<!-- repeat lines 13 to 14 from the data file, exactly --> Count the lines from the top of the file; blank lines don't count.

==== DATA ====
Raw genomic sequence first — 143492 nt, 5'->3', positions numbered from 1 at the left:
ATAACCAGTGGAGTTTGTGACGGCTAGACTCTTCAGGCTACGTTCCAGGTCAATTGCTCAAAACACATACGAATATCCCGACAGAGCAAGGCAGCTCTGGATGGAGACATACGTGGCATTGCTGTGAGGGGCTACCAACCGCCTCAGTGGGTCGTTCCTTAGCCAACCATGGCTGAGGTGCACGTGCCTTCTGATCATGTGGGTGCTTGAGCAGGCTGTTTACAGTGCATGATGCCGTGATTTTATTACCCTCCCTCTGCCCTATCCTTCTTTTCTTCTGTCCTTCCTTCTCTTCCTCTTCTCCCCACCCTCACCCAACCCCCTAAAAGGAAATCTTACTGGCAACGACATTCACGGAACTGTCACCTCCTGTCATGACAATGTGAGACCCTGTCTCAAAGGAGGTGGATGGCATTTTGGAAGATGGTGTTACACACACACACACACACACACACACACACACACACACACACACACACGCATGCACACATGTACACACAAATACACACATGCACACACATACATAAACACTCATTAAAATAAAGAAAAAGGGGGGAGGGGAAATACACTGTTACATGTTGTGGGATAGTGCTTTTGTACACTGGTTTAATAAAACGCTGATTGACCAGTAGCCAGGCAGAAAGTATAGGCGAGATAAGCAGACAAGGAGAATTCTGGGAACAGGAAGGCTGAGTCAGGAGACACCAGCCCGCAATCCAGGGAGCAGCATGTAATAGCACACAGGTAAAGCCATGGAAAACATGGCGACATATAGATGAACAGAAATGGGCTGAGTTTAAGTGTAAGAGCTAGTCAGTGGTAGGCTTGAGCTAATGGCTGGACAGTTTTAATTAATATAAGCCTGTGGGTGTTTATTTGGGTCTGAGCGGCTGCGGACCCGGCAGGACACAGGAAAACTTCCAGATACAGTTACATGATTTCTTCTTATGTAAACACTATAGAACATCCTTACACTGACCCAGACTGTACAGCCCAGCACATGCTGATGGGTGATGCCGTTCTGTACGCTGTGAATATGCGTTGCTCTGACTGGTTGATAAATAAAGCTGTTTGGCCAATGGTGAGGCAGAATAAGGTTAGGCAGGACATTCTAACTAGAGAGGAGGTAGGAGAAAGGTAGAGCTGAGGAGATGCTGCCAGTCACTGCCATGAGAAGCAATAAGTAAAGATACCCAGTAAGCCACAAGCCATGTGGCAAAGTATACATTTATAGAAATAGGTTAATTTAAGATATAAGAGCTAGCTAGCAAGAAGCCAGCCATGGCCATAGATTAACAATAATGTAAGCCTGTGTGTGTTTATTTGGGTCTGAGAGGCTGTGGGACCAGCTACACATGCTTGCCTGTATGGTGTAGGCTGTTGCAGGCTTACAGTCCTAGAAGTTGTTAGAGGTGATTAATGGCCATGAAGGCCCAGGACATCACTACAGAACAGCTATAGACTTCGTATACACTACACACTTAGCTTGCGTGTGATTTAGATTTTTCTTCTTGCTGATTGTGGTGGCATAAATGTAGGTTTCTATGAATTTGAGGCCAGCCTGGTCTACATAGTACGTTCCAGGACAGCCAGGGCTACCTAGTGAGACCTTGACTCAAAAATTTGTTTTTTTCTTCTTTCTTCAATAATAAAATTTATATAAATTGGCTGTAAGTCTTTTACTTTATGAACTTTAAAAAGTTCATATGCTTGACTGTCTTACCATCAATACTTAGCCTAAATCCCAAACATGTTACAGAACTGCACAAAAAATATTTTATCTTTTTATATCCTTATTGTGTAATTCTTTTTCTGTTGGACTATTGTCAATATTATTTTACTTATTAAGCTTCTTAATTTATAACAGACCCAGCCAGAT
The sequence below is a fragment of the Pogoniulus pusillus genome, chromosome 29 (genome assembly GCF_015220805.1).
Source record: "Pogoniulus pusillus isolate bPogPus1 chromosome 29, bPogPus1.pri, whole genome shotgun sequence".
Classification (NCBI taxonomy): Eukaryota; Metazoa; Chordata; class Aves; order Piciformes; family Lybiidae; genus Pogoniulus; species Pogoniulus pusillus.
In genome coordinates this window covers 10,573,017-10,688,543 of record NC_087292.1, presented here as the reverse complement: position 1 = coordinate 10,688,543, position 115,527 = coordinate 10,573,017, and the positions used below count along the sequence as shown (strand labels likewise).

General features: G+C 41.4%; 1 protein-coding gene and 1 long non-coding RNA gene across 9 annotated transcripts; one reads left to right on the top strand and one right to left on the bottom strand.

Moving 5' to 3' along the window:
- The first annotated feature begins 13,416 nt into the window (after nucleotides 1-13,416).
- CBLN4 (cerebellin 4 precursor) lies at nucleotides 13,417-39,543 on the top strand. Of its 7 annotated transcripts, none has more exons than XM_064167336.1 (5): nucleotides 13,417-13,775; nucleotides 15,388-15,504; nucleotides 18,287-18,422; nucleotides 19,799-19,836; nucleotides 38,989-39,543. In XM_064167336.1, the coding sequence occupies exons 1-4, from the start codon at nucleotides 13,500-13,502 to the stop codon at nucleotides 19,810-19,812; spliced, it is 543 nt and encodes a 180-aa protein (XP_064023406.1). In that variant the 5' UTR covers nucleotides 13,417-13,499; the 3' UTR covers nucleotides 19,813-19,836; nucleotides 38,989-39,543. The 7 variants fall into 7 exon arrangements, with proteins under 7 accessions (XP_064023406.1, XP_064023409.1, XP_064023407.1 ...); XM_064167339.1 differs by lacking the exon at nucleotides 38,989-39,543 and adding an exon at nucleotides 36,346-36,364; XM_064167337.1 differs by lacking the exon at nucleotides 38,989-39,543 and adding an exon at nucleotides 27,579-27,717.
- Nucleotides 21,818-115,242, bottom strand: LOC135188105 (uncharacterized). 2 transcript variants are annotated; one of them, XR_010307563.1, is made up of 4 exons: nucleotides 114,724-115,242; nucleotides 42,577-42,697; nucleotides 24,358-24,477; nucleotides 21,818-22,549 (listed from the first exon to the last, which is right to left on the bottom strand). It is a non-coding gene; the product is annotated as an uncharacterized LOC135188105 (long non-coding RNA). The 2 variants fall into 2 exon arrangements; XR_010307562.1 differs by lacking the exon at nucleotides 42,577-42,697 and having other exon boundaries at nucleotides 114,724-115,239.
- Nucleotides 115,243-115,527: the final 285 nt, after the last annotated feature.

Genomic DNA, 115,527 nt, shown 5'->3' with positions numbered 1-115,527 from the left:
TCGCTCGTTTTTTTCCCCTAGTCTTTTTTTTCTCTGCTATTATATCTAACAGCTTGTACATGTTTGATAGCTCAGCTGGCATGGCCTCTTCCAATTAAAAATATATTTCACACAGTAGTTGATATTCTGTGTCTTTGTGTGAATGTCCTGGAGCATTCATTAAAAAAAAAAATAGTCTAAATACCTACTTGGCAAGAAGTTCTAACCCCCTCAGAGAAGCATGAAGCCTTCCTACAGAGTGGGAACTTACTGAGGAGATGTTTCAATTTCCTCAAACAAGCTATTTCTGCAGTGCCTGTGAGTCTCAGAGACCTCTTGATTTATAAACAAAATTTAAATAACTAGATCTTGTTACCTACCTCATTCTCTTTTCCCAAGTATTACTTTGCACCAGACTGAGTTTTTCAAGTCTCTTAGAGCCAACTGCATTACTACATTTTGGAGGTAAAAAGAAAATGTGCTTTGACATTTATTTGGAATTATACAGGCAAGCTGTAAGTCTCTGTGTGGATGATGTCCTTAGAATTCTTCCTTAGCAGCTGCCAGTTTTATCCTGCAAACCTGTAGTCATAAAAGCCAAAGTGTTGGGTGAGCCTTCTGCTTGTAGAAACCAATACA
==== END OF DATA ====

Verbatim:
Genomic DNA, 115,527 nt, shown 5'->3' with positions numbered 1-115,527 from the left:
TCGCTCGTTTTTTTCCCCTAGTCTTTTTTTTCTCTGCTATTATATCTAACAGCTTGTACATGTTTGATAGCTCAGCTGGCATGGCCTCTTCCAATTAAAAATATATTTCACACAGTAGTTGATATTCTGTGTCTTTGTGTGAATGTCCTGGAGCATTCATTAAAAAAAAAAATAGTCTAAATACCTACTTGGCAAGAAGTTCTAACCCCCTCAGAGAAGCATGAAGCCTTCCTACAGAGTGGGAACTTACTGAGGAGATGTTTCAATTTCCTCAAACAAGCTATTTCTGCAGTGCCTGTGAGTCTCAGAGACCTCTTGATTTATAAACAAAATTTAAATAACTAGATCTTGTTACCTACCTCATTCTCTTTTCCCAAGTATTACTTTGCACCAGACTGAGTTTTTCAAGTCTCTTAGAGCCAACTGCATTACTACATTTTGGAGGTAAAAAGAAAATGTGCTTTGACATTTATTTGGAATTATACAGGCAAGCTGTAAGTCTCTGTGTGGATGATGTCCTTAGAATTCTTCCTTAGCAGCTGCCAGTTTTATCCTGCAAACCTGTAGTCATAAAAGCCAAAGTGTTGGGTGAGCCTTCTGCTTGTAGAAACCAATACA